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April 17, 2014 / 17 Nisan, 5774
At a Glance

Posts Tagged ‘assimilated jews’

Study: Adult Children of Intermarriage Less Engaged

Thursday, October 31st, 2013

The Jewish-identified adult children of intermarried parents are less likely to participate in organized Jewish activities than their peers with two Jewish parents, according to a new study obtained by JTA.

The Jewish Outreach Institute, a nonprofit that promotes more inclusion of intermarried and unaffiliated Jews into Jewish life, conducted a survey of 204 self-identified Jews raised in intermarried homes and compared the results to a separate poll of 507 Jews with two Jewish parents. All the respondents were in their 20s and 30s.

The institute found that with the exception of those who work in Jewish organizations, even adult children of intermarriage who express strong interest in Judaism are less likely to participate in organized Jewish activities and institutions. Instead, they opt for self-directed Jewish activities like reading Jewish books or visiting Jewish websites.

Adult children of intermarriage make up 25 percent of the 5.3 million American adults who identify as Jews, according to the recent Pew Research Center Survey of U.S. Jews.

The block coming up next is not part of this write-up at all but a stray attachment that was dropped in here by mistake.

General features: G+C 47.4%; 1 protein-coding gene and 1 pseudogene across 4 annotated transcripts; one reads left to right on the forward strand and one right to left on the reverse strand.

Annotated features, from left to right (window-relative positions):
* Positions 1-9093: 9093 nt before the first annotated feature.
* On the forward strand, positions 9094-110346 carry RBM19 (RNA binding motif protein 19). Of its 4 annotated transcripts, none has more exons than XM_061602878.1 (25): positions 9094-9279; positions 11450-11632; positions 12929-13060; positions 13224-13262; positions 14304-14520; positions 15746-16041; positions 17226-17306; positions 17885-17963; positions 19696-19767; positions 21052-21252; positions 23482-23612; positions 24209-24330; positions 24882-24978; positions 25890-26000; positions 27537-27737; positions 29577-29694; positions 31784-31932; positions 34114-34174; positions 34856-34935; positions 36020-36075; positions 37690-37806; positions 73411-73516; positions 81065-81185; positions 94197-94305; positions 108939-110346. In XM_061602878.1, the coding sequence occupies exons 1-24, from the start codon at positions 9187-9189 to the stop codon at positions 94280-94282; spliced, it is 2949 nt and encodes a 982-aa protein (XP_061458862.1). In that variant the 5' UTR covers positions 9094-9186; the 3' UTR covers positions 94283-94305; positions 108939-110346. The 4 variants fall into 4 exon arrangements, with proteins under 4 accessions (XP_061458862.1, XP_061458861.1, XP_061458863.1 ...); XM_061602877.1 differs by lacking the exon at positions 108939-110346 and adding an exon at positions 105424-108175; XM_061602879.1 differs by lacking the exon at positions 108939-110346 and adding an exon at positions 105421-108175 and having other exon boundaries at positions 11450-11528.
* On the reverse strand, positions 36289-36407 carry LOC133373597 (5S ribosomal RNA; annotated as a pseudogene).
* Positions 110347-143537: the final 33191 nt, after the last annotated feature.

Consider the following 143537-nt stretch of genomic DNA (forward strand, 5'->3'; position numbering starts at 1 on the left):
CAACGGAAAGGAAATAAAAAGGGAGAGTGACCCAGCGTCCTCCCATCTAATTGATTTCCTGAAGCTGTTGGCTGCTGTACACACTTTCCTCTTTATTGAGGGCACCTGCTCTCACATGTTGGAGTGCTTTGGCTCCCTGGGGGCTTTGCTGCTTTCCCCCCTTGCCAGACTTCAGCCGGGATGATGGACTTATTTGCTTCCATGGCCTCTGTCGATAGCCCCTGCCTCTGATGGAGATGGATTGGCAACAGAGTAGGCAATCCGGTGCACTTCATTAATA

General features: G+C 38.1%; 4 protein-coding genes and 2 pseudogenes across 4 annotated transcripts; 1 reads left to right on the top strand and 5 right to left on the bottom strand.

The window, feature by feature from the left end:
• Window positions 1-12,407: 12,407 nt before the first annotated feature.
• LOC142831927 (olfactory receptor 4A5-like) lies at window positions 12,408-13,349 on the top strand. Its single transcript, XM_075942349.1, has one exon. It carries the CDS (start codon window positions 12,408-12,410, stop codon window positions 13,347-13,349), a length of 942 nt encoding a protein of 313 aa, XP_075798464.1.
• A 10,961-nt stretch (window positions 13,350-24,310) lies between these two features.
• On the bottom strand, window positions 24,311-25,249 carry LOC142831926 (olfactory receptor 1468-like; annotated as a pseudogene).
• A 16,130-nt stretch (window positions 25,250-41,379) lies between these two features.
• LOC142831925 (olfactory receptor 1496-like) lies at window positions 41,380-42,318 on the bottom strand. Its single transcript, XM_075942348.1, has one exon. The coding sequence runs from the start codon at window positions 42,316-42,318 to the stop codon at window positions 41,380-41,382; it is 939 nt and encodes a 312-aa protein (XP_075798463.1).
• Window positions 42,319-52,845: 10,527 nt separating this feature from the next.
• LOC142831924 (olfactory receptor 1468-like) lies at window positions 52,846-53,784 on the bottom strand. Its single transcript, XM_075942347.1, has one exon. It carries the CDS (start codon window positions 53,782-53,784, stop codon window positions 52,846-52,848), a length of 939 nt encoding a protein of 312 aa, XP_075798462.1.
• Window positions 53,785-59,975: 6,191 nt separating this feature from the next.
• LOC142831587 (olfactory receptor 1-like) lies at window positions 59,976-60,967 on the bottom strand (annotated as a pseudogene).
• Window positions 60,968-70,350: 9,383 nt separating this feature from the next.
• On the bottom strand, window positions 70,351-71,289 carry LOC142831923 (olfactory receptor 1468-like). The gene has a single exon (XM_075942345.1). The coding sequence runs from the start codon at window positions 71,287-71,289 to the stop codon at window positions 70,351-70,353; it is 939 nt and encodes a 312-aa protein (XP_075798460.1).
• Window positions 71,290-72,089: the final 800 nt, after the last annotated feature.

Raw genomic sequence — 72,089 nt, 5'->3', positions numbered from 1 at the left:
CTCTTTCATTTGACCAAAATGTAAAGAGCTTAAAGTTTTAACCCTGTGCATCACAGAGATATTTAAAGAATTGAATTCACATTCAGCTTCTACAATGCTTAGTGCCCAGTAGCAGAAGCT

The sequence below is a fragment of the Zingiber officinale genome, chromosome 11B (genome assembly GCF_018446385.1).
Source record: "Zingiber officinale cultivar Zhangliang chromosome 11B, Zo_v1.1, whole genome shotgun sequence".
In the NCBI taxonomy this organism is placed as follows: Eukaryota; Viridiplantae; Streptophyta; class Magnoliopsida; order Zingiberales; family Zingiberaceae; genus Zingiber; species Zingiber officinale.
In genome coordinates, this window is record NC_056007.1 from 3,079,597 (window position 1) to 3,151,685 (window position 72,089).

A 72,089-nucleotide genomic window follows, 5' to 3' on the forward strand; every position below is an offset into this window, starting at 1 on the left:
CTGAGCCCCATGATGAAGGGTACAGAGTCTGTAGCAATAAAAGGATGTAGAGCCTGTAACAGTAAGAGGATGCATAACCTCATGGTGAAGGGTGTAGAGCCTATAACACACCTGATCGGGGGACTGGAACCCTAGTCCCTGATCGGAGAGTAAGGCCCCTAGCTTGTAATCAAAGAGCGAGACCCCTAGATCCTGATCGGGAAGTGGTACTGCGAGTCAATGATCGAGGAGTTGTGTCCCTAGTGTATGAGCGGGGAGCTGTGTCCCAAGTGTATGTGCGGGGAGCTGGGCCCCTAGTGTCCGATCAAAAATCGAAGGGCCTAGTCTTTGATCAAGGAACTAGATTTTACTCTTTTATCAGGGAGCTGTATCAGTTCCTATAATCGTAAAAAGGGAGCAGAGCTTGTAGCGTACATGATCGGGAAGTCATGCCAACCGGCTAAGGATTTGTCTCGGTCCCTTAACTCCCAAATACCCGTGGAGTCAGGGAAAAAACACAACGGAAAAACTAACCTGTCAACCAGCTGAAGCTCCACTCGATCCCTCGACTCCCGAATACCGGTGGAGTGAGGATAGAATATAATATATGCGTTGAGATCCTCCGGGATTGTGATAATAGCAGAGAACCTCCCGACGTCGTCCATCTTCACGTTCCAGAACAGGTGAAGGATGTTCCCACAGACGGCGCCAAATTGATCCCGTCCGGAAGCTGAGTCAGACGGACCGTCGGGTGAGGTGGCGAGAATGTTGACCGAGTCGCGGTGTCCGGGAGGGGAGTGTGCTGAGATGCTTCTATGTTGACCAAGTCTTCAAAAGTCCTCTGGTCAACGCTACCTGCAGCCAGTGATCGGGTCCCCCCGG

Seventy-two percent of the respondents with one Jewish parent reported that they are interested in participating in religious activities, similar to 79 percent of Jews surveyed who had two Jewish parents. However, only a third of the respondents with one Jewish parent participate monthly in such activities compared to 52 percent of those with two Jewish parents.

“Even though our sample was made up of people with closer-than-average ties to the Jewish community, they still engaged with the organized Jewish community at a much lower rate” than their peers with two Jewish parents, Paul Golin, JOI’s associate executive director, told JTA in an interview.

Golin noted that because participants were recruited through social networks, they were more connected to Judaism than the general population of Jews with one Jewish parent. “These are folks who feel a connection and are still not walking through our doors,” he said.

The study reports that Jews with one Jewish parent “often feel excluded by the Jewish community,” particularly if their mother is not Jewish; there is a “general lack of programming” for this population, which is ambivalent about being singled out; and that Jews with one Jewish parent who “have been able to penetrate the core of the institutional Jewish community,” particularly those who work in Jewish organizations, participate in Jewish institutions at the same rate as Jews with two Jewish parents.